Top tip – Fostering isn’t just a job -it’s a way of living. It affects everything you do, from daily routines to major life decisions.

Taking a Break: A Vital Aspect of Foster Care

“Certainly, from my own perspective, I have learnt it is so important to find a good balance in having ‘respite’, ‘short break’ or a ‘holiday’ as this means taking a well-earned break to relax and have fun without the constant responsibility of caring for the children.

“The children we are caring for have been through difficult and upsetting experiences due to trauma, this also means children can be on high alert ‘hyper-vigilant’ and need a lot of attention.

“When we take some time out for ourselves, we can relax, and do adult things that we did before we became foster carers without all the fostering rules, and without looking over our shoulders. It’s great having a holiday with the children but it’s so important to have personal time without feeling like you are under constant scrutiny.

“Balancing responsibility with self-care. Switching off doesn’t mean neglecting your responsibilities as a foster carer, it’s about finding a balance that ensures both you and the foster children in your care receive the care and support you need to thrive. This is a crucial aspect of being a foster carer.”
Carolyn Moody MBE.

  • We can have adult conversations or discussions that involve topics beyond a child’s understanding.
  • We can dress and act as we please in our own homes.
  • Enjoy quiet and uninterrupted time for relaxation, meditation, or hobbies that are not child-friendly.
  • Meeting friends, going out to dinner, spending time with grandchildren, grown-up children, theatre, comedy club or attending adult events.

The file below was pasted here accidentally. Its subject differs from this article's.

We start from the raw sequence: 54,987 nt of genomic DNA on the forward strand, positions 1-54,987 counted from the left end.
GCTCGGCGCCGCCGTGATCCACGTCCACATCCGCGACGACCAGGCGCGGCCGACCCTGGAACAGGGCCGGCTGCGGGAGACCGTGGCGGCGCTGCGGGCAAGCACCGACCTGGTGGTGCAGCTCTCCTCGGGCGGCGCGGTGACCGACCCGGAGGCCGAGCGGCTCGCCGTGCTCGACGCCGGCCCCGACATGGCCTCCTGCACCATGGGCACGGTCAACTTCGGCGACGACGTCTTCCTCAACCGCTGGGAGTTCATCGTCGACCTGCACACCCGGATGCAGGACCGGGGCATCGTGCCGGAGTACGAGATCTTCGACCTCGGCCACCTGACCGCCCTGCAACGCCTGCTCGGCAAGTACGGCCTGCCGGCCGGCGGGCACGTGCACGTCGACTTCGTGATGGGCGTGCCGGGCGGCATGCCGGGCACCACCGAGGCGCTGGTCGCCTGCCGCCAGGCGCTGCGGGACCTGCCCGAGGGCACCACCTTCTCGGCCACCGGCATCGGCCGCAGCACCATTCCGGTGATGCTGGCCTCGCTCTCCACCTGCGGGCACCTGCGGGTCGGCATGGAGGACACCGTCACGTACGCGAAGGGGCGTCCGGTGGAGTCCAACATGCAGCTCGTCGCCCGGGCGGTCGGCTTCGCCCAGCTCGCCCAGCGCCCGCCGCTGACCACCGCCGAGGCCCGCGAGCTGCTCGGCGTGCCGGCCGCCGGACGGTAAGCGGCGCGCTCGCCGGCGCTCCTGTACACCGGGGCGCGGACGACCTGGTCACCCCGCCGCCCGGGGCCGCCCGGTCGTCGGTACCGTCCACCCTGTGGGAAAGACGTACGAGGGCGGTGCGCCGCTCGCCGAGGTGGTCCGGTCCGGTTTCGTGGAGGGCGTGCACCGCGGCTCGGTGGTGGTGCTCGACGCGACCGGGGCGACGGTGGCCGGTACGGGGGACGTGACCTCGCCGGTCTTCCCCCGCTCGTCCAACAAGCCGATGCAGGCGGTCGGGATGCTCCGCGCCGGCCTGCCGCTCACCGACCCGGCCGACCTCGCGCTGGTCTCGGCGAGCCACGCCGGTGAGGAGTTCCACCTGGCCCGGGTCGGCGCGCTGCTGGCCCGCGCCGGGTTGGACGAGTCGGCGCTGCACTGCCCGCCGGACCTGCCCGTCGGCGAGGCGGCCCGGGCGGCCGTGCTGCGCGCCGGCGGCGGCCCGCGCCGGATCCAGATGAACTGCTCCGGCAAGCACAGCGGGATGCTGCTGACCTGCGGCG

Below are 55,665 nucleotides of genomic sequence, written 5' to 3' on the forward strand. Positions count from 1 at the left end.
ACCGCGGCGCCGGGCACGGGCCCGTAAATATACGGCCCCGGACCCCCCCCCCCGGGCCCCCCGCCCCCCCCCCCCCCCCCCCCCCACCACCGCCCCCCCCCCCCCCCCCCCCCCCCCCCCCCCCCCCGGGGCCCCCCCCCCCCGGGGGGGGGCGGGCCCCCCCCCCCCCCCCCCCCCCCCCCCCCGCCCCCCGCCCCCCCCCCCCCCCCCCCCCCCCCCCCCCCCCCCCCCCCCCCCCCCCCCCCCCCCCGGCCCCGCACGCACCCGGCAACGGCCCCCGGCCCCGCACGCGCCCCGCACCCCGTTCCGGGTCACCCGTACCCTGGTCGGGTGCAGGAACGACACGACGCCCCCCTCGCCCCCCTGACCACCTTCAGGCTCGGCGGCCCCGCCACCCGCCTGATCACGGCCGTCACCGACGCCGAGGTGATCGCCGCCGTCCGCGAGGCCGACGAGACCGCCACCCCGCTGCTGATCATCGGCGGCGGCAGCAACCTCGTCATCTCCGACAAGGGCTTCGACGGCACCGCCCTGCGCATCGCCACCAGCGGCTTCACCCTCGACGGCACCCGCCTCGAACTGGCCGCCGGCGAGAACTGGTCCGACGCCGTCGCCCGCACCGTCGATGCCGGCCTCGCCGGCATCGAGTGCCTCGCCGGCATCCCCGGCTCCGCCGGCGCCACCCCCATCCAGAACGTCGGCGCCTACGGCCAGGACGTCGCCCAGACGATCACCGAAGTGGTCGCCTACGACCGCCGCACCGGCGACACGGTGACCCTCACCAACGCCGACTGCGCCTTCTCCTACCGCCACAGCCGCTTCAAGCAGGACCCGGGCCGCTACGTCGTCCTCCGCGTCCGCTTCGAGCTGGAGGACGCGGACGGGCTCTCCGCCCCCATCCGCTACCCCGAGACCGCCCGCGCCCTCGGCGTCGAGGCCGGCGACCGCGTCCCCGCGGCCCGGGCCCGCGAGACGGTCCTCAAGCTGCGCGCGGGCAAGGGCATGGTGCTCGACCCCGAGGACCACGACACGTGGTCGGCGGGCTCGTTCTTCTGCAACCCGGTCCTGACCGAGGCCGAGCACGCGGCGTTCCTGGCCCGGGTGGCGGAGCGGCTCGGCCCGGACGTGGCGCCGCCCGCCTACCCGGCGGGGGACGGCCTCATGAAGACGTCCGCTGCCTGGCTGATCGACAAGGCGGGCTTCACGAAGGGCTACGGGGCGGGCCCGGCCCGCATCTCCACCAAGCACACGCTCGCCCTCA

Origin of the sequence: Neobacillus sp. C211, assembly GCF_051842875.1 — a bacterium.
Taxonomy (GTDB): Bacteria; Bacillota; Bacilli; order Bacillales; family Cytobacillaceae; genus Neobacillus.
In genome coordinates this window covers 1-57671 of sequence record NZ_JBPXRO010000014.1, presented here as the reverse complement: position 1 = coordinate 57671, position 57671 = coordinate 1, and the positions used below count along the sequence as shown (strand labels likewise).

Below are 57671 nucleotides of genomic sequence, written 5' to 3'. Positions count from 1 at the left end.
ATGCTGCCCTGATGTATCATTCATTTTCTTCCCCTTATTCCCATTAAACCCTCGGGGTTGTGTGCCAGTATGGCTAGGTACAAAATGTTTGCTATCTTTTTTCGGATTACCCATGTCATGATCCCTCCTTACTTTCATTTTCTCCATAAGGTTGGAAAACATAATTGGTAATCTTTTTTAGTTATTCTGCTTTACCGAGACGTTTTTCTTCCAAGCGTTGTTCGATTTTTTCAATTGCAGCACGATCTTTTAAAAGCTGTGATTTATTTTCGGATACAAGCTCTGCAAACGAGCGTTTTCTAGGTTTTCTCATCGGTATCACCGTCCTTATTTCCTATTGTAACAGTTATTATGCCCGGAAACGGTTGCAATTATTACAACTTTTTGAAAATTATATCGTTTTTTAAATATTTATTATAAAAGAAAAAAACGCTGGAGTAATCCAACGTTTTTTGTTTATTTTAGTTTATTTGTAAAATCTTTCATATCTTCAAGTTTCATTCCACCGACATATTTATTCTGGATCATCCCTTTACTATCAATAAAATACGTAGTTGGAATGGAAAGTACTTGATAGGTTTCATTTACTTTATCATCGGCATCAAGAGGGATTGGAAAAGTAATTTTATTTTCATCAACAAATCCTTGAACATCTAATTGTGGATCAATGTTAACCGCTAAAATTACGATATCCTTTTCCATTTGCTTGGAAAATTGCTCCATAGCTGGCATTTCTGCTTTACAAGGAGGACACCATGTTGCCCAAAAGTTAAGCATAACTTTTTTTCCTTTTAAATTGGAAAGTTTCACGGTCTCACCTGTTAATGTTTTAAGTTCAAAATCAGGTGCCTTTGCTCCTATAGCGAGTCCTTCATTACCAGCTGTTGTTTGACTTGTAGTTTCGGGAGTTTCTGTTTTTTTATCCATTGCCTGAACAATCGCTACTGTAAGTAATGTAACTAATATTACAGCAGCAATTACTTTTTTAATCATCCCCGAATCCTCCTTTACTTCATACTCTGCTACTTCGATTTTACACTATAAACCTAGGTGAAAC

• Having a drink, a drink together at home or going to the pub, as for many children alcohol can remind them of difficult times.
  • It’s also an opportunity to do things you enjoy, hobbies, outings, or personal interests that might not align with the children’s interests.
  • A break and a chance to relax and have some adult time for themselves.
  • Whilst it is a break from your fostering role it can also be a time to reflect on it away from the everyday challenges, looking through the lens of rest and relaxation helps you get things in perspective and helps you celebrate the overall positive impact you are having on children’s lives.

Top Tip- Foster carers absolutely need time for themselves so that they can continue providing the best possible care for the children in their care.

The Impact of Trauma on Foster Carers

“The impact fostering has on carers can often get buried in the misleading fostering narrative. When
portrayed in the media, in public and in recruitment marketing as a ‘spare room’ and ‘fun-filled family days’, it completely belies this complex skilled and very demanding role to something it’s not. This is often why no one can understand why foster carers should need any kind of break at all.”
Sarah Anderson, Founder FosterWiki

  • ‘Secondary trauma’, also known as ‘vicarious trauma’ or ‘compassion fatigue can occur when foster carers are exposed to the trauma or suffering of others.